Categories: Famous People of the 17th Century | Leiden University | Dutch Reformed Church | Dutch Reformed Ministers | Dutch West India Company | Fort Amsterdam, New York, New York | Soutberg (Salt-mountain), sailed Jul 1632 | Prinses Amelia (Princess Amelia), sailed Aug 1647 | New Netherland Settlers | New Netherland Project-Managed.
||Everardus Bogardus was a New Netherland settler.|
Join: New Netherland Settlers Project
Everardus was the second domine, (dominee in Dutch) or minister, of the Dutch Reformed Church of New Amsterdam in New Netherland.
"Everardus Bogardus, domine, the first established clergyman in this city, arrived here in 1633. A church, constructed of wood, was erected for him on the present north side of Pearl street, between Whitehall and Broad streets. This edifice being exposed to an assault, should the Indians (sic) surprise the community while at their devotions, was abandoned in the time of the Indian War of 1642, at which time a church was erected within the walls of the fort, where Domine Bogardus afterwards officiated." 
Everardus went to New Amsterdam (now New York) to preach the gospel among the first settlers and the Native Americans. He was one of the founders of Christianity in America.
|Woerden, Hollandia c. 1570|
"Everts vader, die vermoedelijk Willem Cornelisz Bogaert heette, moet al kort na de geboorte van zijn zoon overleden zijn. Zijn moeder hertrouwde vervolgens met een ons verder onbekende Muysevoet. De Muysevoets waren gereformeerden die omwille van hun geeloof uit het Vlaamse Eeklo waren gevlucht en dat deldt waarschijnlijk evenzo voor de Bogaerts. Migranten trouwden in de eerste generatie gewoonlijk onder elkaar." 
Translation: "Evert's father, allegedly named Willem Cornelisz Bogaert, must have died shortly after his son's birth. His mother then married with a further unknown Muysevoet. The Muysevoets were refugees who had fled from the Flemish town Eeklo because of their faith, and that is probably the same for the Bogaerts. Migrants usually married one another in the first generation."
|Waerachtige en zekere geschiedenis pamphlet (1623)|
Evert Willemsz, 15 years of age
"Voorgestelt sijnde inde vergaderinghe bij Gerrit Gijsbrechtse Vergeer vanwegen Evert Willemsz. wonende int weeshuys dat derselven Evert na eenighe jaeren bij den Rector deser Stede te school hadde gegaen, ende hij soo verre is gecomen dat hij nyet meer in sijne studie bij den selven rector can proffyteren. Ende nadien eenighe van sijne vrienden hem presenteerden ende te vreden waren hem een half jaer te versorgen van sijne montcost soo versocht hij dat de heere vroetschappen hem geliefden te consenteren om hem te mogen begeven naer de stad Leyden om aldaer in de Latijnsche scholen sijne begonnen studie met meerdere vrucht te vorderen. Is tselvighe voorgestelde bij de vroetschap goedtgevonden, ende mitsdien geconsenteert dat de voorsz Evert Willems hem voor den tyt van een half jaer sal mogen metterwoon begeven tot Leyen omme sijne studie te bevorderen." 
"The vast majority of people bearing the name of Bogardus are descended from the Rev. Everardus Bogardus..." 
"...Annitjen Jans, formerly widow of the late Rouloff Jansen from Masterland, and at present wife of Everardus Bogardus, minister here, with the Hon. Willem Kieft, director general of New Netherland, and Johannes La Montangne, her chosen guardians herein, who declared that in the month of March A°. 1638, before she, Annitjen Jans, had entered into the marriage state with her present above named husband, she had agreed with the guardians of the surviving legitimate children which the aforesaid Rouloff Jansen had in his lifetime procreated by her respecting their share of their deceased father's estate, which aforesaid contract was drawn up and written by the late Secretary Hudden, and is at present not to be found in the old books, papers or registers." 21 Jun 1642, Fort Amsterdam, New Netherland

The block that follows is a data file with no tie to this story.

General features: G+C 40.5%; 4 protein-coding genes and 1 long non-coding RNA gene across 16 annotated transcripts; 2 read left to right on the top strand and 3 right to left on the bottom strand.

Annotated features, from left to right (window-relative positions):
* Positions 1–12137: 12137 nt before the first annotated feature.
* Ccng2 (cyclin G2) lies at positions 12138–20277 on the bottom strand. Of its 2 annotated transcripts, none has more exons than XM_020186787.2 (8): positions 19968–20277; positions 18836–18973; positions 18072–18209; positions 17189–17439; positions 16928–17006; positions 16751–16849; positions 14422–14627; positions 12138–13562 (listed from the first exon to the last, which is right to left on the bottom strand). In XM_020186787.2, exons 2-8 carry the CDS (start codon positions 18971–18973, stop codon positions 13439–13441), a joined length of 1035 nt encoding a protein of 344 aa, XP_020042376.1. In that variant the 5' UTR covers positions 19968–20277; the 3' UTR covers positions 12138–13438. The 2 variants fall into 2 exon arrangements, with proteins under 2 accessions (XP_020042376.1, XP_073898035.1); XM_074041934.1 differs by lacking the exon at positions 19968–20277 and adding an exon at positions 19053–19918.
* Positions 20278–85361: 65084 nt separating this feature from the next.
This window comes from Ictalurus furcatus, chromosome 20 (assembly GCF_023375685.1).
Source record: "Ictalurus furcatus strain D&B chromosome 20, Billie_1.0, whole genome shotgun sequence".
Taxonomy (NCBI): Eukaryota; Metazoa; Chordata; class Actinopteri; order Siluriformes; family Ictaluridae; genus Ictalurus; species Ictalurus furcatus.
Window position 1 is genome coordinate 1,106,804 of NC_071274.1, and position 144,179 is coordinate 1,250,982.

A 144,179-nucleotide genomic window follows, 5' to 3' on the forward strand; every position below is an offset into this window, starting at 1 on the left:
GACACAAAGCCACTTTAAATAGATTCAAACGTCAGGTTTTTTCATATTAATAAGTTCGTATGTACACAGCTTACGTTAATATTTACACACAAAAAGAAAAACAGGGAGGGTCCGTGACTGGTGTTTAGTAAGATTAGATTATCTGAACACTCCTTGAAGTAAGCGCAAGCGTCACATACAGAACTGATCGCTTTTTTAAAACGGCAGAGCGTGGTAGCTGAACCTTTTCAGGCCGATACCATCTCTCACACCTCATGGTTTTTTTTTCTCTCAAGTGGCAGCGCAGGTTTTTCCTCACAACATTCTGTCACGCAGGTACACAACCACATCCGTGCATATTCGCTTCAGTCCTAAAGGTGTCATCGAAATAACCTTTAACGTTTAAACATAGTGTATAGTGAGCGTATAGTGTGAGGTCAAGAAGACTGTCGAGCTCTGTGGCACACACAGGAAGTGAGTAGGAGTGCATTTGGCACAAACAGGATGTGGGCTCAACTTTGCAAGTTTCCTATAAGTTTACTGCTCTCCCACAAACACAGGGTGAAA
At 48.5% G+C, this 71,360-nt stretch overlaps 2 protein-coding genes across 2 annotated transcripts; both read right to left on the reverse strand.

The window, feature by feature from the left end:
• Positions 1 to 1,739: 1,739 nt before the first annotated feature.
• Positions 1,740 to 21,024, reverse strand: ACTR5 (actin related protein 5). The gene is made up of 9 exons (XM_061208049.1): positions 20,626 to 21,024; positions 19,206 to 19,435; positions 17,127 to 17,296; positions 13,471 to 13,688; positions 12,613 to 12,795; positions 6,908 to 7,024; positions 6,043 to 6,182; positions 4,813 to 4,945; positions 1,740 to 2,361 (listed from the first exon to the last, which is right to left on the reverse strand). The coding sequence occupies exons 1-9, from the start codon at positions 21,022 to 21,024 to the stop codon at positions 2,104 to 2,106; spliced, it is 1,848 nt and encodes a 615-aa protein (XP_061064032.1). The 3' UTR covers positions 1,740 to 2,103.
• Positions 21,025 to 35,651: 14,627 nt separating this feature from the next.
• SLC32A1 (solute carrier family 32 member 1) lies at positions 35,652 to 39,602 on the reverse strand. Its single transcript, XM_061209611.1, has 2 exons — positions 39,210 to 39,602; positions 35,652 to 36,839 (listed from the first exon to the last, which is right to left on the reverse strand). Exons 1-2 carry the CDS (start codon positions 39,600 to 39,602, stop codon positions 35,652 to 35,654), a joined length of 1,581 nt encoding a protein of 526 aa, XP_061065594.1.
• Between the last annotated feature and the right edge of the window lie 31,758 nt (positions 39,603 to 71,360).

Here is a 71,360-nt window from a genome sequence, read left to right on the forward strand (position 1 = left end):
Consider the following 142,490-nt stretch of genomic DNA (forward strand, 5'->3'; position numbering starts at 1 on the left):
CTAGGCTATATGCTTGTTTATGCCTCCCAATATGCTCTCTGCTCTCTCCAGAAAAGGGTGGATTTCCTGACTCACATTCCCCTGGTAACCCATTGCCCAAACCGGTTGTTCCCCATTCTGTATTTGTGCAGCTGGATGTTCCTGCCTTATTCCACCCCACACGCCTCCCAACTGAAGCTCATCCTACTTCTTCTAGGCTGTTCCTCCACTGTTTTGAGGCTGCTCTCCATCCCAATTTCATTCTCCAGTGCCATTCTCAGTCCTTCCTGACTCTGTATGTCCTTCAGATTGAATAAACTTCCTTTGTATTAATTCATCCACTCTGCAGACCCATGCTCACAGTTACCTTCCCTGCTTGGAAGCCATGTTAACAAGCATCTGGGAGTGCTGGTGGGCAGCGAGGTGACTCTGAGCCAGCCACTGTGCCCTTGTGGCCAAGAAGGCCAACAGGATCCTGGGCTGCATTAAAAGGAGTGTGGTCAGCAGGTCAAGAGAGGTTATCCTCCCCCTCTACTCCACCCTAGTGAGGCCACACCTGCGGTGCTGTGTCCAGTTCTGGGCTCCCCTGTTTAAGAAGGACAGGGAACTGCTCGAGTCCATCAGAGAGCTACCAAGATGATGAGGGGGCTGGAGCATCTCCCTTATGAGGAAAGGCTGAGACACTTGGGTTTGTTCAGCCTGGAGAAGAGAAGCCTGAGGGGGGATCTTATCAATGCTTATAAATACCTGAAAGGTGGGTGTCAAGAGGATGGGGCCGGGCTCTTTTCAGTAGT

"Bogardus routinely married African men and women and baptized their children. He also served as godparent for an African infant. In 1636, he pleaded with the West India Company to provide a schoolmaster "to teach and train the youth of both Dutch and blacks in the knowledge of Jesus Christ."  He threw open the church to Africans. He justified his policies to company headquarters in Amsterdam with the argument that "good hopes exist for the conversion of the Negroes.” His elders and deacons supported their pastor, writing that “the negroes living among the colonists come nearer" to the right knowledge of God than the Indians." 
"It was at the wedding of Adam Brouwer and Magdalena Verdon ... that the Dominie made public criticisms concerning the Governor's Indian policies. The quarrel grew. Kieft accused the Minister of living too convivial a life, and in turn was accused of incompetency. It was decided to place all charges before the West India Company in Amsterdam, and the Governor and a few of his supporters, and the Minister with his witnesses, sailed on the "Princess" for Holland. Off the coast of Wales the ship went down and the two principals in the quarrel were drowned." 
|Signature of Everhard Boghardus|
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On 4 Nov 2018 at 20:33 GMT Tanya Lowry wrote:
The whole book is interesting! https://archive.org/details/scandinavianimmi02evje/page/n139
On 11 Dec 2017 at 19:31 GMT Bea (Timmerman) Wijma wrote:
On 3 Jun 2015 at 17:40 GMT Steven Mix wrote:
On 3 Jun 2015 at 17:08 GMT Steven Mix wrote:
On 3 Jun 2015 at 17:06 GMT Steven Mix wrote:
On 20 Apr 2014 at 07:24 GMT Philip van der Walt wrote:
On 28 Dec 2013 at 10:17 GMT Nae (Lockhart) X wrote:
1642 21 Jun; Everardus Bogardus; Anna Jansen http://homepages.rootsweb.ancestry.com/~rbillard/ny_marriage_licenses.htm in a related site listed on the one Liz found.
On 27 Dec 2013 at 23:11 GMT Liz (Noland) Shifflett wrote:
1642 21 Jun; Everardus Bogardus; Anna Jansen